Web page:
After the success of the first Table Talk with questions from readers, Barry Reese, Bobby Nash and Mike Bullock decided to continue taking questions "from the audience" every now and again. This week, the guys tackle the topic of archetypes and working with different characters.
Question (Josh Bell): Pulps, and subsequently comics, have quite a long history of recycling a lot of material when an idea proves successful. Sometimes, I think the end result grows into its own, my favorite example being Ka-Zar, whom I love almost as much as Tarzan. Though he started out as a very close imitation of the pre-eminent Jungle Lord, his revamp by Stan and Jack in the 60's led to him being, in my opinion, an engaging character in his own right. Closer to the pulp home, the Spider is obviously very similar too and inspired by the Shadow, right down to the slouch hat and twin .45's. This said, the Spider ultimately took a different direction than his predecessor. Still, for every Ka-Zar and the Spider, there are loads more incarnations of the pulp archetypes that fall flat. Do you guys, as the current guardians of pulp fiction, think that the recycling of archetypes is a good thing, as they can serve to reinforce what pulp is all about, or a hindrance, given that it can be seen to lack originality?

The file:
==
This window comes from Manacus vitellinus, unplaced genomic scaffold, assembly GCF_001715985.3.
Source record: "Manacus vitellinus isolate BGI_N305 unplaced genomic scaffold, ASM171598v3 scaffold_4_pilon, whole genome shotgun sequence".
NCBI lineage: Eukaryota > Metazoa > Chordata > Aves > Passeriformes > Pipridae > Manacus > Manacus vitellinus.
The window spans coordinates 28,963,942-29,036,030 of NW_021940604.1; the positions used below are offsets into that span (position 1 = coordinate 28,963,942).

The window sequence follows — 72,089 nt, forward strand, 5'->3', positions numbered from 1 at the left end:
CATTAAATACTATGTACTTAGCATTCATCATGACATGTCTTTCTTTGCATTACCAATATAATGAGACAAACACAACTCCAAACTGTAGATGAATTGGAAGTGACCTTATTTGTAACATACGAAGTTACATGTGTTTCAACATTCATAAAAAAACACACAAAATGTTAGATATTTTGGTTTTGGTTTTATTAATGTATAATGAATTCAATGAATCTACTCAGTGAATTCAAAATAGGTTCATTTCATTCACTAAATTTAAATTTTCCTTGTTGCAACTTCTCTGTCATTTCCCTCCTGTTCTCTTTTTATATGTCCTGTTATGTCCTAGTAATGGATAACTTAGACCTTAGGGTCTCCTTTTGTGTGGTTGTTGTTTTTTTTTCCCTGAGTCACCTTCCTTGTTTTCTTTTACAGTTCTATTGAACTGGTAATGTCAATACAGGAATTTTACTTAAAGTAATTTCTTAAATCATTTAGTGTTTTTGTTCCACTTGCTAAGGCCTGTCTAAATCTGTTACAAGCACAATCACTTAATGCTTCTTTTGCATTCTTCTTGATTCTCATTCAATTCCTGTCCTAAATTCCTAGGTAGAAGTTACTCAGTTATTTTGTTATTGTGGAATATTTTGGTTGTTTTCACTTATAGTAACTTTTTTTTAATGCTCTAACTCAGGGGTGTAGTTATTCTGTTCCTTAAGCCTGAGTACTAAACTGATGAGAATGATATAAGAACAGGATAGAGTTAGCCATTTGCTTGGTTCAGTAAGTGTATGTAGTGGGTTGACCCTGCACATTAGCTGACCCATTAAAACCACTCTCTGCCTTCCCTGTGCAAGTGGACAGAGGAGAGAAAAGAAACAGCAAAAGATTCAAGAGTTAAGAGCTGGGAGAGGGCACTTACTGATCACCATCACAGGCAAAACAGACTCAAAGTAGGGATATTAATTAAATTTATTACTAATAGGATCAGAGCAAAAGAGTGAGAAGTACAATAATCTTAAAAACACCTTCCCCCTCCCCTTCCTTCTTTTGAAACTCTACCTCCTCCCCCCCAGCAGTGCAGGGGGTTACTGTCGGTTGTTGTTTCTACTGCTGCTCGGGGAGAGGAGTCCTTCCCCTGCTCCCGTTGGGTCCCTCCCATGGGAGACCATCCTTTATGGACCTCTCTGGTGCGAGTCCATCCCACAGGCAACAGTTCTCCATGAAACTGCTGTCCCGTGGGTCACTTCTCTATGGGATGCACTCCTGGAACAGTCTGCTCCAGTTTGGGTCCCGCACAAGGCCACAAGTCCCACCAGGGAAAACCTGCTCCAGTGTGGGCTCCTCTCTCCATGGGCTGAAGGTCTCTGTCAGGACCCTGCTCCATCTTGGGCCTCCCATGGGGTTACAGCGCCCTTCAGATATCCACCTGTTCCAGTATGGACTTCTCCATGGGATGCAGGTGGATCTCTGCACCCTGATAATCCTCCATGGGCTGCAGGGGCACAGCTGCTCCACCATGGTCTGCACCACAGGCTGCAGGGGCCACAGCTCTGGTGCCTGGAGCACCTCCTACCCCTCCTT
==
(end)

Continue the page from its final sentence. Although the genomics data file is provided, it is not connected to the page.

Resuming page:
For the full article: http://www.newpulpfiction.com/2011/12/table-talk-readers-questions-take-ii.html